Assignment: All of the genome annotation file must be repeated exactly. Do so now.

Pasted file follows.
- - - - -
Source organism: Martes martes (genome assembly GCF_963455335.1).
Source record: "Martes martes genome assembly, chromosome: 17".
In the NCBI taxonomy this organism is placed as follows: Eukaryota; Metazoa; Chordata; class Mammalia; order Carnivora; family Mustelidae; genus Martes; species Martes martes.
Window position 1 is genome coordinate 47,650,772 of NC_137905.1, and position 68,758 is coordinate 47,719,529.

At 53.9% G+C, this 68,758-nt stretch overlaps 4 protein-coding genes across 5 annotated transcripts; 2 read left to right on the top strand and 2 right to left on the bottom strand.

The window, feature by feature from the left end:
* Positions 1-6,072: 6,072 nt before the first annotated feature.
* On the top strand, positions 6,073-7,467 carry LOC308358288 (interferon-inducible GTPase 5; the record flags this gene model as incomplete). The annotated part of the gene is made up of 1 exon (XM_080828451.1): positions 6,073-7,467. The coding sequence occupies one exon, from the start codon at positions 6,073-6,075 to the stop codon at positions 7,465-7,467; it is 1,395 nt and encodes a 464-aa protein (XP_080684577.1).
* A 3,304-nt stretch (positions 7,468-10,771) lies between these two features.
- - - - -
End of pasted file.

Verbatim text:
Source organism: Martes martes (genome assembly GCF_963455335.1).
Source record: "Martes martes genome assembly, chromosome: 17".
In the NCBI taxonomy this organism is placed as follows: Eukaryota; Metazoa; Chordata; class Mammalia; order Carnivora; family Mustelidae; genus Martes; species Martes martes.
Window position 1 is genome coordinate 47,650,772 of NC_137905.1, and position 68,758 is coordinate 47,719,529.

At 53.9% G+C, this 68,758-nt stretch overlaps 4 protein-coding genes across 5 annotated transcripts; 2 read left to right on the top strand and 2 right to left on the bottom strand.

The window, feature by feature from the left end:
* Positions 1-6,072: 6,072 nt before the first annotated feature.
* On the top strand, positions 6,073-7,467 carry LOC308358288 (interferon-inducible GTPase 5; the record flags this gene model as incomplete). The annotated part of the gene is made up of 1 exon (XM_080828451.1): positions 6,073-7,467. The coding sequence occupies one exon, from the start codon at positions 6,073-6,075 to the stop codon at positions 7,465-7,467; it is 1,395 nt and encodes a 464-aa protein (XP_080684577.1).
* A 3,304-nt stretch (positions 7,468-10,771) lies between these two features.